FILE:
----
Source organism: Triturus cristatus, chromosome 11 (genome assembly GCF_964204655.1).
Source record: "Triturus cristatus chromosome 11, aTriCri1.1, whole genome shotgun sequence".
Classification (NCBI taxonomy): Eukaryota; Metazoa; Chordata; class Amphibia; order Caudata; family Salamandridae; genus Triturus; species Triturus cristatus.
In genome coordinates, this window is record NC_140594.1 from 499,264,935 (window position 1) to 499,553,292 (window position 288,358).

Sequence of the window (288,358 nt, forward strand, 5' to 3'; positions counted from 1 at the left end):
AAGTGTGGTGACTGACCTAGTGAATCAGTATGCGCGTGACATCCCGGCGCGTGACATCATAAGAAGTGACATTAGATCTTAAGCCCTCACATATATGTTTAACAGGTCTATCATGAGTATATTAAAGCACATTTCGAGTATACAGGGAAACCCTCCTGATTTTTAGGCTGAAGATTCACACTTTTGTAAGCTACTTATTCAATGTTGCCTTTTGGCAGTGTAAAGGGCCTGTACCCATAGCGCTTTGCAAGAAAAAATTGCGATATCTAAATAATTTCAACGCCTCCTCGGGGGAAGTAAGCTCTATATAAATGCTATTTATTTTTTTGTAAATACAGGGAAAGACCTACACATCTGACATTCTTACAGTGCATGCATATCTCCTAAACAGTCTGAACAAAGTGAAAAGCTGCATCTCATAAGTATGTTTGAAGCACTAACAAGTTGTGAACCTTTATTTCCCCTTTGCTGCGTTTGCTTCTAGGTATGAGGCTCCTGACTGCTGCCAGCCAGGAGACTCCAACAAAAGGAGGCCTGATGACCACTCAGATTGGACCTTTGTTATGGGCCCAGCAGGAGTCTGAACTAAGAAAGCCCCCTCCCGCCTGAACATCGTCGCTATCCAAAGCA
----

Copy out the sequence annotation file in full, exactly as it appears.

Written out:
Source organism: Triturus cristatus, chromosome 11 (genome assembly GCF_964204655.1).
Source record: "Triturus cristatus chromosome 11, aTriCri1.1, whole genome shotgun sequence".
Classification (NCBI taxonomy): Eukaryota; Metazoa; Chordata; class Amphibia; order Caudata; family Salamandridae; genus Triturus; species Triturus cristatus.
In genome coordinates, this window is record NC_140594.1 from 499,264,935 (window position 1) to 499,553,292 (window position 288,358).

Sequence of the window (288,358 nt, forward strand, 5' to 3'; positions counted from 1 at the left end):
AAGTGTGGTGACTGACCTAGTGAATCAGTATGCGCGTGACATCCCGGCGCGTGACATCATAAGAAGTGACATTAGATCTTAAGCCCTCACATATATGTTTAACAGGTCTATCATGAGTATATTAAAGCACATTTCGAGTATACAGGGAAACCCTCCTGATTTTTAGGCTGAAGATTCACACTTTTGTAAGCTACTTATTCAATGTTGCCTTTTGGCAGTGTAAAGGGCCTGTACCCATAGCGCTTTGCAAGAAAAAATTGCGATATCTAAATAATTTCAACGCCTCCTCGGGGGAAGTAAGCTCTATATAAATGCTATTTATTTTTTTGTAAATACAGGGAAAGACCTACACATCTGACATTCTTACAGTGCATGCATATCTCCTAAACAGTCTGAACAAAGTGAAAAGCTGCATCTCATAAGTATGTTTGAAGCACTAACAAGTTGTGAACCTTTATTTCCCCTTTGCTGCGTTTGCTTCTAGGTATGAGGCTCCTGACTGCTGCCAGCCAGGAGACTCCAACAAAAGGAGGCCTGATGACCACTCAGATTGGACCTTTGTTATGGGCCCAGCAGGAGTCTGAACTAAGAAAGCCCCCTCCCGCCTGAACATCGTCGCTATCCAAAGCA